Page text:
When the flamboyant Aga Khan, regarded as a ‘living god’ by his 15 million Islamic followers, collided with a snowboarder on the slopes of Courchevel last year, and was flown to hospital in Boston with serious injuries, the incredibly delicate issue of his succession was raised for the first time. As a result, the accident was kept secret for more than two months and hospital staff were under instructions not to disclose the identity of their famous patient.
The Aga Khan, 71, made a full recovery, but ever since his advisers have been quietly focusing on the suitability of his eldest son Prince Rahim, 36, to inherit the title (although, ultimately, it is the Aga Khan’s decision).
Known jokingly as ‘Jesus’ or ‘the Son of God’ by his friends, the Prince is intelligent, capable and charismatic, but has inherited his father’s taste for the high life. ‘There some anxiety about the succession,’ a friend of the family said. ‘The Aga Khan only inherited the title because his own father was considered unsuitable because of his womanizing, self-indulgence and endless pursuit of pleasure. Rahim has some of those tendencies. There are a few nervous conversations going on.’
While a spokesman for the Aga Khan insists that ‘any speculation of this sort is very unhelpful to the Ismaili community’, other sources close to the family insist that Rahim’s playboy label is out-of-date and exaggerated. ‘He does go out with staggeringly beautiful women but so what,’ said one friend. ‘He is single. What’s more interesting is how he has moved from drifting and dabbling in his mid-twenties hippie period to today when he takes his responsibilities seriously. If he succeeds his father, then I think that he would make a great modernizing Aga Khan.’
Born in 1971, Prince Rahim is the second child of the Aga Khan and his first wife. When K, as the Aga Khan is known, proposed to Sally Croker-Poole in 1969, the former model and 1958 debutante was warned about his infidelities. But Sally, whose first marriage to Lord James Crichton-Stuart had been a disaster, was ready to settle down. She had had a series of boyfriends – financier Sir James Goldsmith, tipster Charles Benson and backgammon hustler Phillip Martyn – but all were gamblers and Sally wanted stability. She and the Aga Khan went on to have three children: Princess Zahra, 37, Prince Rahim, 36, and Prince Hussain, 34.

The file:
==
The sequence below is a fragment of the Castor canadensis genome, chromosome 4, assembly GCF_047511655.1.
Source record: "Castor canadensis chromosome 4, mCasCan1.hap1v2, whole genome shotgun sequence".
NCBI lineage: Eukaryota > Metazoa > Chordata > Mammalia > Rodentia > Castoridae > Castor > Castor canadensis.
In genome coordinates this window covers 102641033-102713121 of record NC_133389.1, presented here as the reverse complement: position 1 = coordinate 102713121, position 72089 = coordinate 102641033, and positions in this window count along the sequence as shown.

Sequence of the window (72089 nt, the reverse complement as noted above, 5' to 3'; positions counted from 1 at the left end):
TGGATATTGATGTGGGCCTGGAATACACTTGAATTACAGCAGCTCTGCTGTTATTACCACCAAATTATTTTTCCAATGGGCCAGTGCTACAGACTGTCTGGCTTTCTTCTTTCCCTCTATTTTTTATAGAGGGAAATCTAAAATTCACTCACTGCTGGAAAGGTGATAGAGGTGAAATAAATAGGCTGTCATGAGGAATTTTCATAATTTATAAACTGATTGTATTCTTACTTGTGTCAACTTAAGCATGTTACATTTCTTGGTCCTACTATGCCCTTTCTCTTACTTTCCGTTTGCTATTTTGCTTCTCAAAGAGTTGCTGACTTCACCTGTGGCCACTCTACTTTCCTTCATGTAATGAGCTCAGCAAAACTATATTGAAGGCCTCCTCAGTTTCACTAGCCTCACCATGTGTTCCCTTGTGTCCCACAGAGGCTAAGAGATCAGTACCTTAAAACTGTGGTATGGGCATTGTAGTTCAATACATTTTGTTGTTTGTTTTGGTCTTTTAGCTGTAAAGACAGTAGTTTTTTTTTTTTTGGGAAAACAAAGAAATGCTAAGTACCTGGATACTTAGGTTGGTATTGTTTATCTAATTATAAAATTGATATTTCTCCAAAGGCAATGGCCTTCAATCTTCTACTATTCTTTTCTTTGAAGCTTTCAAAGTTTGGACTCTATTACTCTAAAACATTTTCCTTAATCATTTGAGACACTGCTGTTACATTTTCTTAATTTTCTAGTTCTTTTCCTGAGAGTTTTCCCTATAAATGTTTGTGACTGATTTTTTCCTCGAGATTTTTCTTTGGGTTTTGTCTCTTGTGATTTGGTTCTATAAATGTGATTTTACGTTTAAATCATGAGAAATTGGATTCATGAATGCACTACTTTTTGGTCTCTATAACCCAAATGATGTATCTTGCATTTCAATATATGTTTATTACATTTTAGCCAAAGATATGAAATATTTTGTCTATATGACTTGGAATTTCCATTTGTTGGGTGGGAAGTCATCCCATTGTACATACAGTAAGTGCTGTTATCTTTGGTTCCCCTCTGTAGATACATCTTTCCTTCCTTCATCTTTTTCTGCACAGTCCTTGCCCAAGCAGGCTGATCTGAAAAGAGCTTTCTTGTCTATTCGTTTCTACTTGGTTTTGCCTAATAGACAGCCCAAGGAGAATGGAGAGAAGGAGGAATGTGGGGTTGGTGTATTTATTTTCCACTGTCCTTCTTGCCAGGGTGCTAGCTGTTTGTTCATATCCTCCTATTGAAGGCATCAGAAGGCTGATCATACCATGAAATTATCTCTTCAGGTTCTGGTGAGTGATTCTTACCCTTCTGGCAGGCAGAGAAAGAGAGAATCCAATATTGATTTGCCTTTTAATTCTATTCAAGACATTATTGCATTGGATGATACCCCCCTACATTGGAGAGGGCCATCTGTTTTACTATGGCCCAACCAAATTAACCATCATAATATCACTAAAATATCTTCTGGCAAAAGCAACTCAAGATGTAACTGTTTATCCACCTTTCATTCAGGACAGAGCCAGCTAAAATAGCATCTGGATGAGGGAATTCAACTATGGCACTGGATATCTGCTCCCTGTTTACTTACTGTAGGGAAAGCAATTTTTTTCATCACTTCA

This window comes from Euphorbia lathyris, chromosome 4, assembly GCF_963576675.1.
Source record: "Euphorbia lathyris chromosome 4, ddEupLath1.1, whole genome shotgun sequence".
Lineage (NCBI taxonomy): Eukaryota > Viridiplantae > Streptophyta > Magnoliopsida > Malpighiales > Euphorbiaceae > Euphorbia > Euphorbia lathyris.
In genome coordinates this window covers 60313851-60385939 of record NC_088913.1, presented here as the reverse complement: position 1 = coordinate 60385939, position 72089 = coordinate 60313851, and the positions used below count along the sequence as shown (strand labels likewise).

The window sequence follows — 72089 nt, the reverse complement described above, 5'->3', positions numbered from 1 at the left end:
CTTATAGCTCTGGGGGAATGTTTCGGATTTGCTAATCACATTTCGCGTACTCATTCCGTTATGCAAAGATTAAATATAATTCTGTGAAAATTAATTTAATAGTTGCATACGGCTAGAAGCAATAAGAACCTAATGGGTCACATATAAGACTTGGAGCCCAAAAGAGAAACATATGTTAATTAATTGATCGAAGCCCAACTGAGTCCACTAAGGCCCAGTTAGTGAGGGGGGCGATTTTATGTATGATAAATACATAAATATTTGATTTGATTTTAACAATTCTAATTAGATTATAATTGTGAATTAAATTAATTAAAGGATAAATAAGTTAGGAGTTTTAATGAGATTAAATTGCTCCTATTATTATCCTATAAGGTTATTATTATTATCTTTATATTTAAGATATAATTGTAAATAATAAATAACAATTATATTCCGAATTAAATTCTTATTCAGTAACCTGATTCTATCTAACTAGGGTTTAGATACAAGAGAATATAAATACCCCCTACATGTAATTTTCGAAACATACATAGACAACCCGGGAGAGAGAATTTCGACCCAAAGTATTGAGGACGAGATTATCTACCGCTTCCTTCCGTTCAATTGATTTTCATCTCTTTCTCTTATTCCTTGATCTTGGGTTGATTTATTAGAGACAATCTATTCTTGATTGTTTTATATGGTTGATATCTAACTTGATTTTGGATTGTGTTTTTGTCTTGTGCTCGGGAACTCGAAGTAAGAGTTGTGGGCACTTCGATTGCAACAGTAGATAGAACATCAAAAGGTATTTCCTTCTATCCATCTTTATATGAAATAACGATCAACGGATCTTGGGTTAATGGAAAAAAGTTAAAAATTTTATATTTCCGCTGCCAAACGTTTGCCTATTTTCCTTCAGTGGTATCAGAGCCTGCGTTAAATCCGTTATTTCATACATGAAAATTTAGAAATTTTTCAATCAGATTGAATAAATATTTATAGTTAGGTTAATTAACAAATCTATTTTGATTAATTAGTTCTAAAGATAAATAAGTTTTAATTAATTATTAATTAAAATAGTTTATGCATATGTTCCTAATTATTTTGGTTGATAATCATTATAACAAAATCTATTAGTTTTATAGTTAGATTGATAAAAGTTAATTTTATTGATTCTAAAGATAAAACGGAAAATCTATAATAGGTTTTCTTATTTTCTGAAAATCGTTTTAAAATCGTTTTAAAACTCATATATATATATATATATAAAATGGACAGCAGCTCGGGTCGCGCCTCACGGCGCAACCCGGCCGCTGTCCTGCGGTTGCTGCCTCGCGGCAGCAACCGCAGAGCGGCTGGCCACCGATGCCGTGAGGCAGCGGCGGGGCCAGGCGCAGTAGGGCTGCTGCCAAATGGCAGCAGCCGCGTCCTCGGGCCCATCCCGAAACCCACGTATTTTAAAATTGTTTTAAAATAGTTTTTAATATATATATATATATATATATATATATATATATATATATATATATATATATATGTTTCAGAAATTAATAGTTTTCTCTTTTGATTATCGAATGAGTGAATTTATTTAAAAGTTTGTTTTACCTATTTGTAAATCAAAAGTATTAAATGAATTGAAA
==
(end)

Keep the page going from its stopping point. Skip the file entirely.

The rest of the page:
The current Aga Khan’s life has been a remarkable paradox: he is both a serial philanderer and a ‘workaholic’ philanthropist, a jet-setter renowned for his hedonistic habits and yet leader of a powerful and progressive Shia Islamic group. It is his ability to straddle both the religious and secular worlds that makes the Aga Khan so intriguing.
He likes to be addressed as ‘Your Highness’ (based on a title bestowed on him by the Queen in 1957). He is not quite royal but, like the Dalai Lama, he has an iconic status with mysterious origins – legend has it that followers in Tanzania once bottled his bathwater. He also retains a quasi- diplomatic status and has a role as an interlocutor between Islam and the West. The Aga Khan enjoys the pleasures of the West while promoting himself as a philanthropic citizen of the world.